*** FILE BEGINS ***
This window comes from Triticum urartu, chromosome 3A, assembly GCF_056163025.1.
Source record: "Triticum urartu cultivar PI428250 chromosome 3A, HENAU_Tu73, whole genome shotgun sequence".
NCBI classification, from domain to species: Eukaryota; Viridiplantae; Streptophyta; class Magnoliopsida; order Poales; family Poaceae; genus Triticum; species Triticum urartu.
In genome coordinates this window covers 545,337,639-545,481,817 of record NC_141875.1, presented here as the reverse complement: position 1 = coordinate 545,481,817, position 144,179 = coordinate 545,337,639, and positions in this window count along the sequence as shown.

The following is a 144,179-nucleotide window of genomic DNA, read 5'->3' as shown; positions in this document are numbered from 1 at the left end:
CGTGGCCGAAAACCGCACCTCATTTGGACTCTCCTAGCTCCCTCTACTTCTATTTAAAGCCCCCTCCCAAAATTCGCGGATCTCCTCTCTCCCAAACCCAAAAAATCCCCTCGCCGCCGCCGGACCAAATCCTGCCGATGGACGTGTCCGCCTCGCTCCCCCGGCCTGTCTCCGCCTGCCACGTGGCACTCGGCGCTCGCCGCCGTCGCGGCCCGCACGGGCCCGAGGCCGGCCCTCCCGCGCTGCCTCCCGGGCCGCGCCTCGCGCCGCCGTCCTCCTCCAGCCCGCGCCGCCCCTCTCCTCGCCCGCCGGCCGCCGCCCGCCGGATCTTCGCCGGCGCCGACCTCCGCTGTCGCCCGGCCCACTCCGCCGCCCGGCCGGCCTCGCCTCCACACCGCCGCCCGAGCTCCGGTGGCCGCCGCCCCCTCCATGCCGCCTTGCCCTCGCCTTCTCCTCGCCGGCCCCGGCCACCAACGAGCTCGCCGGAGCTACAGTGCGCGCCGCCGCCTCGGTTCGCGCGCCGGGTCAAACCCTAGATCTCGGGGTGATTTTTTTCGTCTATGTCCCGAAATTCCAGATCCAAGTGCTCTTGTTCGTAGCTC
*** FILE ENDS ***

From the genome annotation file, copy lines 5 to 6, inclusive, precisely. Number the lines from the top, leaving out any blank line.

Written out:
The following is a 144,179-nucleotide window of genomic DNA, read 5'->3' as shown; positions in this document are numbered from 1 at the left end:
CGTGGCCGAAAACCGCACCTCATTTGGACTCTCCTAGCTCCCTCTACTTCTATTTAAAGCCCCCTCCCAAAATTCGCGGATCTCCTCTCTCCCAAACCCAAAAAATCCCCTCGCCGCCGCCGGACCAAATCCTGCCGATGGACGTGTCCGCCTCGCTCCCCCGGCCTGTCTCCGCCTGCCACGTGGCACTCGGCGCTCGCCGCCGTCGCGGCCCGCACGGGCCCGAGGCCGGCCCTCCCGCGCTGCCTCCCGGGCCGCGCCTCGCGCCGCCGTCCTCCTCCAGCCCGCGCCGCCCCTCTCCTCGCCCGCCGGCCGCCGCCCGCCGGATCTTCGCCGGCGCCGACCTCCGCTGTCGCCCGGCCCACTCCGCCGCCCGGCCGGCCTCGCCTCCACACCGCCGCCCGAGCTCCGGTGGCCGCCGCCCCCTCCATGCCGCCTTGCCCTCGCCTTCTCCTCGCCGGCCCCGGCCACCAACGAGCTCGCCGGAGCTACAGTGCGCGCCGCCGCCTCGGTTCGCGCGCCGGGTCAAACCCTAGATCTCGGGGTGATTTTTTTCGTCTATGTCCCGAAATTCCAGATCCAAGTGCTCTTGTTCGTAGCTC